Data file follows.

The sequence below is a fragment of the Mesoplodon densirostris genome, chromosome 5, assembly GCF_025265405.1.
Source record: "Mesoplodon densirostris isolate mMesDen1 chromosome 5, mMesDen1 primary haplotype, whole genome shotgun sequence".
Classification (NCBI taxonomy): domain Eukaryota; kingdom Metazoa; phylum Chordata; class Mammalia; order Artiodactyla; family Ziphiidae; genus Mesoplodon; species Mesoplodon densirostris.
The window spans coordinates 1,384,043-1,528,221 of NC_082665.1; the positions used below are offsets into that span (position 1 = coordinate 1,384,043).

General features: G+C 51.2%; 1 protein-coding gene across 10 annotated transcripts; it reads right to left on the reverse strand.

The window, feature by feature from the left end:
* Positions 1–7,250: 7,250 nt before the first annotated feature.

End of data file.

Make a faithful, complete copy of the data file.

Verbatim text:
The sequence below is a fragment of the Mesoplodon densirostris genome, chromosome 5, assembly GCF_025265405.1.
Source record: "Mesoplodon densirostris isolate mMesDen1 chromosome 5, mMesDen1 primary haplotype, whole genome shotgun sequence".
Classification (NCBI taxonomy): domain Eukaryota; kingdom Metazoa; phylum Chordata; class Mammalia; order Artiodactyla; family Ziphiidae; genus Mesoplodon; species Mesoplodon densirostris.
The window spans coordinates 1,384,043-1,528,221 of NC_082665.1; the positions used below are offsets into that span (position 1 = coordinate 1,384,043).

General features: G+C 51.2%; 1 protein-coding gene across 10 annotated transcripts; it reads right to left on the reverse strand.

The window, feature by feature from the left end:
* Positions 1–7,250: 7,250 nt before the first annotated feature.